While new vehicles come straight from their manufacturers, used cars have a variety of origin stories. Some were driven for years before being traded in to dealerships, while others survived floods or were only operated occasionally. Purchasing a used car offers numerous benefits, including a significantly lower price tag, so long as you do your homework. If you plan to buy a used car or truck for the first time, read on to avoid driving off with a clunker.
4 Frequently Asked Questions About Purchasing a Used Car
What is the difference between used and certified pre-owned?
Certified pre-owned vehicles undergo meticulous inspections and repairs. They are certified by their manufacturers and typically come with maintenance plans, roadside assistance, and extended warranties. Most factory-certified pre-owned vehicles have less than 80,000 miles on them and are 5 years old or younger. Standard used cars do not receive inspections and repairs before they are put up for sale, nor do they come with maintenance programs and warranties.
Why is the vehicle history report so important?
Whether you plan to purchase a CPO or standard used car, review the vehicle history report first. These reports use vehicle identification numbers to provide information about the car’s past owners, as well as accident, maintenance, flood, and title history. Vehicle history reports also detail any liens on the car and whether it has airbag or odometer setting issues. Do not move forward with your purchase if the dealer does not provide this information.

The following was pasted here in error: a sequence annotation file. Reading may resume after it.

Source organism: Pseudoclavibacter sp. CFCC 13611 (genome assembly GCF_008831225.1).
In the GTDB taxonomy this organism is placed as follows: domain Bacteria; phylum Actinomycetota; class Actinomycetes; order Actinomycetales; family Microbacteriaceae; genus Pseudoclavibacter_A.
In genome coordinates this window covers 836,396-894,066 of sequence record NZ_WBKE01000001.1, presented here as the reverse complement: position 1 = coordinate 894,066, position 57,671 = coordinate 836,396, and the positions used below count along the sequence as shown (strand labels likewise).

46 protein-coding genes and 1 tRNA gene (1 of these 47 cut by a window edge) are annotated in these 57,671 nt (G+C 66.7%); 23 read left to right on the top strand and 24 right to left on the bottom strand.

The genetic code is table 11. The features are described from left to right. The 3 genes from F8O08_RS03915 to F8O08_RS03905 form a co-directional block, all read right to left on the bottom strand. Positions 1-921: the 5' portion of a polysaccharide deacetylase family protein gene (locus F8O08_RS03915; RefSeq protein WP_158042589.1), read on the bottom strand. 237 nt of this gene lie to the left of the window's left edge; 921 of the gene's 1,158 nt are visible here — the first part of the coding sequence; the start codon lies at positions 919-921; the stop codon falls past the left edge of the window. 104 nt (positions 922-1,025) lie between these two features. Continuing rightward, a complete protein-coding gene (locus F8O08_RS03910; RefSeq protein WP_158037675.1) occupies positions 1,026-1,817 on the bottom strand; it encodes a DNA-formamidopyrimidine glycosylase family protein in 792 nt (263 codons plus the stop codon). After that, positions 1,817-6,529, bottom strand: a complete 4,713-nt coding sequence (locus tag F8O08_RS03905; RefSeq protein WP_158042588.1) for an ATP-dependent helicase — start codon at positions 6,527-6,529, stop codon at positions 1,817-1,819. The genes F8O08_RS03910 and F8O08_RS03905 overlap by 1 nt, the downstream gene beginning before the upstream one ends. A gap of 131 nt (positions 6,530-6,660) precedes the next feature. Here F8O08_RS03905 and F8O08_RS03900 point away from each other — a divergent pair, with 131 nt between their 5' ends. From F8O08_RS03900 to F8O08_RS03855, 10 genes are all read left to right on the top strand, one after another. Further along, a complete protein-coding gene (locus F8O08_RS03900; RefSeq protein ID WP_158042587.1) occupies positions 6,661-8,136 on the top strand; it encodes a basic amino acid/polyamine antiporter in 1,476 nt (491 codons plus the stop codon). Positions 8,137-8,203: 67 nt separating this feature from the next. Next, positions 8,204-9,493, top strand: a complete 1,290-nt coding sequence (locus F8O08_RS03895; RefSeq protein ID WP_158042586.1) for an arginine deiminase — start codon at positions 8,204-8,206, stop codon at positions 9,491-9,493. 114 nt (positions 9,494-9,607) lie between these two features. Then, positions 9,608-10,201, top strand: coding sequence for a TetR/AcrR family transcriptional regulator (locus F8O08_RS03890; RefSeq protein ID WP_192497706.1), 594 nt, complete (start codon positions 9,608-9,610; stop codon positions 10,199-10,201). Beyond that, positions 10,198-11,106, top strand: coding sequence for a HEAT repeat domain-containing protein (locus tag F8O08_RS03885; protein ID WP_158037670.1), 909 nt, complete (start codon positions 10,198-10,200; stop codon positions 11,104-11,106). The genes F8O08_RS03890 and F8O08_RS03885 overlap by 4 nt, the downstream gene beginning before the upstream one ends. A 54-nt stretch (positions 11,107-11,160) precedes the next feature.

Is it better to buy from a dealership or a third-party seller?
While there are plenty of reputable third-party sellers, it’s generally better to buy from a dealership. Unlike individual sellers, it’s possible to research dealership credentials. Many dealerships also sell CPOs so you know you are getting a like-new vehicle — something third-party sellers cannot guarantee.
What fees can I expect?
Standard used car dealership fees include title and registration transfer fees, as well as state sales tax and documentation fees for processing paperwork. Title and registration fees are usually between 1% and 3% of the vehicle’s cost, while state taxes vary accordingly. Documentation fees are typically between $150 and $300. Some dealerships add fees of their own, including advertising, markup, preparation, and pinstriping fees among others, most of which you can contest before you buy.
Find the perfect used car for you at Jack Kain Ford Inc. — the family-owned Ford dealership serving Central Kentucky. Based in Versailles, expect honest, fair, and upfront pricing as well as a friendly and knowledgeable team when you shop here. Call (888) 685-1211 with CPO questions or review their inventory online. Keep up with the latest sales and specials on Facebook.